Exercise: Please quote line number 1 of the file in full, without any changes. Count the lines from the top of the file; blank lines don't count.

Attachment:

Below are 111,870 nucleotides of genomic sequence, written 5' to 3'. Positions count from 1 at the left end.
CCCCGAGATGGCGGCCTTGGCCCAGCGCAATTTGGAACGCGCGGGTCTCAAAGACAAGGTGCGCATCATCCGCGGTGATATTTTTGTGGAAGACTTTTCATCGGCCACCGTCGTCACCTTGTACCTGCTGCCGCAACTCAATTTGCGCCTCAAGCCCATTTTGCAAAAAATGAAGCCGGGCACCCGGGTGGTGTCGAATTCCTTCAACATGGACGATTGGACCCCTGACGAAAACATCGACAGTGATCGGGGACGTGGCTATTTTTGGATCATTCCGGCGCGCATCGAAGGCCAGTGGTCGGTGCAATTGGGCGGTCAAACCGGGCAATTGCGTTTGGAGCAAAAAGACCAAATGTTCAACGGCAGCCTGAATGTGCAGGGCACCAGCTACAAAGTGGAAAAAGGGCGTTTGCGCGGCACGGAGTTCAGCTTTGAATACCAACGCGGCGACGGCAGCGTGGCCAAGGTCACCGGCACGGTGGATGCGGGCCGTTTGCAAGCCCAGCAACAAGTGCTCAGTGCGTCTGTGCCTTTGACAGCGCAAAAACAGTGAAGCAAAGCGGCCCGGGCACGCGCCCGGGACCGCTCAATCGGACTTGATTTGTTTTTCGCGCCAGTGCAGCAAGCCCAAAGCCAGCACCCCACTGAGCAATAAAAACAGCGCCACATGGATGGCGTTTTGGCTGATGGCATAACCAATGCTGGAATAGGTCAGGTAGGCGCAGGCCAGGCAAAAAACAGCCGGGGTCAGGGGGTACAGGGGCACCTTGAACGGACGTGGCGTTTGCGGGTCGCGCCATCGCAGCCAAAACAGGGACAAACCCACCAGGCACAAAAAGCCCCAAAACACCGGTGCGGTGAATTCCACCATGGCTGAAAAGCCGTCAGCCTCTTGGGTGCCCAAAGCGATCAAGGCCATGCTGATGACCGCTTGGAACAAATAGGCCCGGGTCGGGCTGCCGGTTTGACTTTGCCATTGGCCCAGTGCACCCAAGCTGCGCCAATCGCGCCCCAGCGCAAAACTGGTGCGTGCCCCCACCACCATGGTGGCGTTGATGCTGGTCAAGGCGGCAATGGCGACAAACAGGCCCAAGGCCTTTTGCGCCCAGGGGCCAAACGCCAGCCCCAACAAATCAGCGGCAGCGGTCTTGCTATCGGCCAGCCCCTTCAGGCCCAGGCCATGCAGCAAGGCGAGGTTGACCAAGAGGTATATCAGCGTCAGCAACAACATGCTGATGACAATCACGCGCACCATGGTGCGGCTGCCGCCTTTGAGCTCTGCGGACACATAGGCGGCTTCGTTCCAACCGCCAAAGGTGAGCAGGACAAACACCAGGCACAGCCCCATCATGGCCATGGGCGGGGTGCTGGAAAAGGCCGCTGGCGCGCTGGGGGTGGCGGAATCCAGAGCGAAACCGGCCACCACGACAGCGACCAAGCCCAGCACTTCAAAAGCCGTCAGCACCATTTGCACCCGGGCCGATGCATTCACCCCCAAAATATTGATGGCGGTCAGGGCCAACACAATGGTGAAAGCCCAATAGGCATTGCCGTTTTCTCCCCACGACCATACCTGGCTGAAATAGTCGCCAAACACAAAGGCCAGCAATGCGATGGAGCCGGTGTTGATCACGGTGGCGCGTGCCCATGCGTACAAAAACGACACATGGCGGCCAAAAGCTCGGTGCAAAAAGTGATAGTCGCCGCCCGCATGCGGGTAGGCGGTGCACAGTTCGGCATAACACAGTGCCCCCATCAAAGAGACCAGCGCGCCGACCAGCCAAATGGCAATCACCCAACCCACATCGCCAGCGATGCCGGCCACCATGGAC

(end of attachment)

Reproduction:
Below are 111,870 nucleotides of genomic sequence, written 5' to 3'. Positions count from 1 at the left end.